Here's another lady I know that loves to share her knowledge with those who are interested in learning and growing.  In the three short years that I've been privileged to know and cultivate a friendship with her, my knowledge has grown greatly.  Honestly, I owe a lot of that to her.  It's empowering when you are fortunate enough to rub shoulders with confident people, especially women when you are one yourself, that are more than comfortable being the person God created them to be.  When we want to grow it's a good idea to put ourselves in the company of those respect and those that challenge us to become better versions of ourselves.  This post has nothing specifically to do with that very topic, but using beef tallow for good things was a bit new to me.  I found the process interesting, and I love the biblical connections she always seems to share.  Those of us that know her personally are glad she's finally taken up blogging.  I think you will as well.

5 on the Fifth
You can visit the rest of the posts here.

Thursday, December 04, 2014

What Oxygen Mask?

I don't know about you, but when life gets crazy and hectic the care and keeping of me is the first thing that slips to the wayside.  It's not like a conscious decision.  Things just seem to slip slowly off my radar.  The first to go, I think, is my supplement regimen.  With my current health challenges this is a really important thing for me to maintain.  I don't know why I stop taking the things that contribute so greatly to my well being, but I do it every.single.time and I pay for it accordingly.  This mama is T-I-R-E-D.

So, what was the trigger this time?

All three of the young ones at home contracted Pertussis.  Don't worry!  It's not as alarming as it sounds.  It is just a TREMENDOUS inconvenience.  Today marks week seven for the first to contract the dreaded cough, and he's still exhibiting symptoms.  Mind you they are markedly improved, and Lord willing my sleep deprivation will soon be a thing of the past.  For right now, I remain thoroughly exhausted.

What are the symptoms of Pertussis anyway?

Initial symptoms can include low-grade fever, runny nose, mild cough, and infants can experience a pause in breathing.  As the disease progresses symptoms can include many rapid coughs followed by a "whoop", vomiting, and being very tired after coughing fits.  Some of these symptoms were present for our three, but some of them weren't.  It was also a very different experience for all three of the children.  For us it began with a random cough here and there with NO other symptoms.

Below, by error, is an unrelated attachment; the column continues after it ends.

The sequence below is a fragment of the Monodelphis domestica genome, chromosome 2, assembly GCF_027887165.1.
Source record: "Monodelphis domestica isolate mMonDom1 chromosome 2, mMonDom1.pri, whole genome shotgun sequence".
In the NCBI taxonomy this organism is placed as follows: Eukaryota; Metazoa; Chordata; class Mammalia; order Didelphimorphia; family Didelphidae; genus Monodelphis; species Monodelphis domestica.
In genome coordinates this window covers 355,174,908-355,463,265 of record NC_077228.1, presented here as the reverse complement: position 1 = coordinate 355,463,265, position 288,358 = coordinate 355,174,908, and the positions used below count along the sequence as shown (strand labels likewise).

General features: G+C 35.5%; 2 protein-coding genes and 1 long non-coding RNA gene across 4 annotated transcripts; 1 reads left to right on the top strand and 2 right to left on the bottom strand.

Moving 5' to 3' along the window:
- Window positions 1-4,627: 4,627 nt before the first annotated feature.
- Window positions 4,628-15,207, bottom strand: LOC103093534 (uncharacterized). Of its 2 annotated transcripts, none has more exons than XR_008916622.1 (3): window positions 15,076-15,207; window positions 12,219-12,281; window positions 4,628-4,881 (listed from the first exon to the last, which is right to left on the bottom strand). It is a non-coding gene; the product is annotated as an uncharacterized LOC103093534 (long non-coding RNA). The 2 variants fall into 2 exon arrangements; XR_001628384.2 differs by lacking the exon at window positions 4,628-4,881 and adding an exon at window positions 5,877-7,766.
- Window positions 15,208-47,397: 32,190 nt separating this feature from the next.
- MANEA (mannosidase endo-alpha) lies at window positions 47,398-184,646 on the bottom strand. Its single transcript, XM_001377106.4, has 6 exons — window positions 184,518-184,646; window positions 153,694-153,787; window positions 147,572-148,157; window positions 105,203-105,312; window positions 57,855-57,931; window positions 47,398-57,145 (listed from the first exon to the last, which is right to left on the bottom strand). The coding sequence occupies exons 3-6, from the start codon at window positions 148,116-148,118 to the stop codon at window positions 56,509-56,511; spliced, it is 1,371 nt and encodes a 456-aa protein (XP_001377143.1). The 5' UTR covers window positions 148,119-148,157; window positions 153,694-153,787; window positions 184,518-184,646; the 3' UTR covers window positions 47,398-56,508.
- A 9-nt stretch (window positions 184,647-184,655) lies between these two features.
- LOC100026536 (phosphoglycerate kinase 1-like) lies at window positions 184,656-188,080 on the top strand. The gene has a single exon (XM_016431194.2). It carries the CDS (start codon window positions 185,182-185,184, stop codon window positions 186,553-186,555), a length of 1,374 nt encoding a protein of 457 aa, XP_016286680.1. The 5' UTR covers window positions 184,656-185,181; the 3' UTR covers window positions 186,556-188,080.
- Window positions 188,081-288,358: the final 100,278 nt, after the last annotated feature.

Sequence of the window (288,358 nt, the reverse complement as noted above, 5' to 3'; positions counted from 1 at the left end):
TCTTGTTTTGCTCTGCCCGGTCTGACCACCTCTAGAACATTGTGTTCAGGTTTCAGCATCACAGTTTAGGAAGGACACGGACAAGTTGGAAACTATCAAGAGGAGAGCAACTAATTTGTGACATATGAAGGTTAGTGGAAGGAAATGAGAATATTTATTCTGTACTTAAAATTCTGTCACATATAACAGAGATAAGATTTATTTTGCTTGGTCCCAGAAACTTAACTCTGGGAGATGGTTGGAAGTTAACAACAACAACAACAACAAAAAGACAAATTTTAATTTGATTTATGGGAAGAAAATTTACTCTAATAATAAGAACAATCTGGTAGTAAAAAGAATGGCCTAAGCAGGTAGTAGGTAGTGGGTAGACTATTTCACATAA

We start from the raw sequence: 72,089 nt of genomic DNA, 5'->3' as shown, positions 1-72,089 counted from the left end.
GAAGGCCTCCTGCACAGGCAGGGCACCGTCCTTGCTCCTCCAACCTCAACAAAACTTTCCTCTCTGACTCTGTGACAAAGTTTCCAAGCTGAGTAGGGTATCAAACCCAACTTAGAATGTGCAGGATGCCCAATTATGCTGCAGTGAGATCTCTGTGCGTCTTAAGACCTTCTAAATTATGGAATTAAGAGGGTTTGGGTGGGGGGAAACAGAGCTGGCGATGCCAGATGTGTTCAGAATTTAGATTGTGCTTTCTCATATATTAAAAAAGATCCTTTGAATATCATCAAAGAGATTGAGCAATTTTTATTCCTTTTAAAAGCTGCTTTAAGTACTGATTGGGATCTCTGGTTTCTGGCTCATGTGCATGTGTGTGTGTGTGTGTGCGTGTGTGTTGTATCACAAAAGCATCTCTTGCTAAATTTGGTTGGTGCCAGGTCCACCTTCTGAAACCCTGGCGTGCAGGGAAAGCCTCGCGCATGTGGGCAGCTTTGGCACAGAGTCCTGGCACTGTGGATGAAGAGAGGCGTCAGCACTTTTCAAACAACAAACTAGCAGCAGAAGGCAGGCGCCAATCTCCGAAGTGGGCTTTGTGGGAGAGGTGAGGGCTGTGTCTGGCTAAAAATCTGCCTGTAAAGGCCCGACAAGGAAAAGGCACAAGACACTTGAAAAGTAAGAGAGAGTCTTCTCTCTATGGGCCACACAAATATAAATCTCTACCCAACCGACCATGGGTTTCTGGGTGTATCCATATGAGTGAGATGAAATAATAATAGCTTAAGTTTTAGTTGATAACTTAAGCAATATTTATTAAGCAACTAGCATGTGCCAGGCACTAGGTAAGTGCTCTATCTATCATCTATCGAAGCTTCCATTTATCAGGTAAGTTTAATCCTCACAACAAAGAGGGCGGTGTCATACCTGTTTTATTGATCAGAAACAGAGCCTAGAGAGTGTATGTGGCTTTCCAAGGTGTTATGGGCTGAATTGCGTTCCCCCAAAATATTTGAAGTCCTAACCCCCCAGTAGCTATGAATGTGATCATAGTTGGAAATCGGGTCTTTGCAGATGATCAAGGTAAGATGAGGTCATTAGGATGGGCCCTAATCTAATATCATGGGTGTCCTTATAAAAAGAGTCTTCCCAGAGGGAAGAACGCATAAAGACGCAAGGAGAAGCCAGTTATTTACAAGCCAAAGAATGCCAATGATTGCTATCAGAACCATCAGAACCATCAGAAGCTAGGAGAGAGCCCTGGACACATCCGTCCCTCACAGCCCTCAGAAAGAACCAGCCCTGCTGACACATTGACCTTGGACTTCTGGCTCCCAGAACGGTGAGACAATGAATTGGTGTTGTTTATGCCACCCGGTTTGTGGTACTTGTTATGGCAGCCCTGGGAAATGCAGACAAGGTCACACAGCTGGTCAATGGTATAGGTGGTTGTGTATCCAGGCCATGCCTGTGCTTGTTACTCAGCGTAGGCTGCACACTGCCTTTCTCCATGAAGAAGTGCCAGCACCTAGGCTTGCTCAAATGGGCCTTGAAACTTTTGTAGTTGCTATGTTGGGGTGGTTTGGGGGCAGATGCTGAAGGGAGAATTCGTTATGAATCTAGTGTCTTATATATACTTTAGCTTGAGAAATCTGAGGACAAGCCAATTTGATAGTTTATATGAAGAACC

How did we get Pertussis in our home?

We were actually exposed to two families that struggled with the 100 Day Cough, as they call it in China (for very good reason, I might add), and I thought we'd made it through unscathed.  (I'm currently singing, This is the cough that never ends.  It goes on and on my friends. Some people started coughing not knowing what it was, and they'll continue coughing forever just because...This is the cough that never ends...)  Personally, I think we may have made it through without contracting it had I not made what I consider a terrible lapse in judgement as a parent.  My children rarely have sugar, but we had a little celebration of sorts.  I allowed them each to have VERY high doses of sugar in a very small amount of time.  The the first one was exhibiting symptoms, and we've been battling Pertussis ever since.

Don't worry.  I don't beat myself up about it, but it sure did get my attention and remind me of just how dramatically the intake of sugar can impact our health. It reminded me that our diets are our first line of defense when it comes to maintaining good health.  This whole experience has forced my hand so to speak and given me the extra nudge I needed to make some more dramatic changes to our diets and make better choices for my family.  I've never been more mindful of the sugar and grains present in our daily meals, ever.

What did you do about it?

Fortunately, I have a wonderful friend that is very knowledgeable and willing to share her wisdom, experience, and resources to all who are willing and eager to learn.  She gave me a push in the right direction by sharing her personal experience with the disease as well as giving me enough information and resources to educate and arm myself.  I took the time to look at several opinions on the handling of the disease (It's amazing the amount of reading that can occur by a stressed out parent in the middle of the night.) including the CDC website, and The International Medicine Council on Vaccination as well as books like The Complete Book of Essential Oils and Aromatherapy, Prescription for Nutritional Healing, and Natural Remedies Encyclopedia.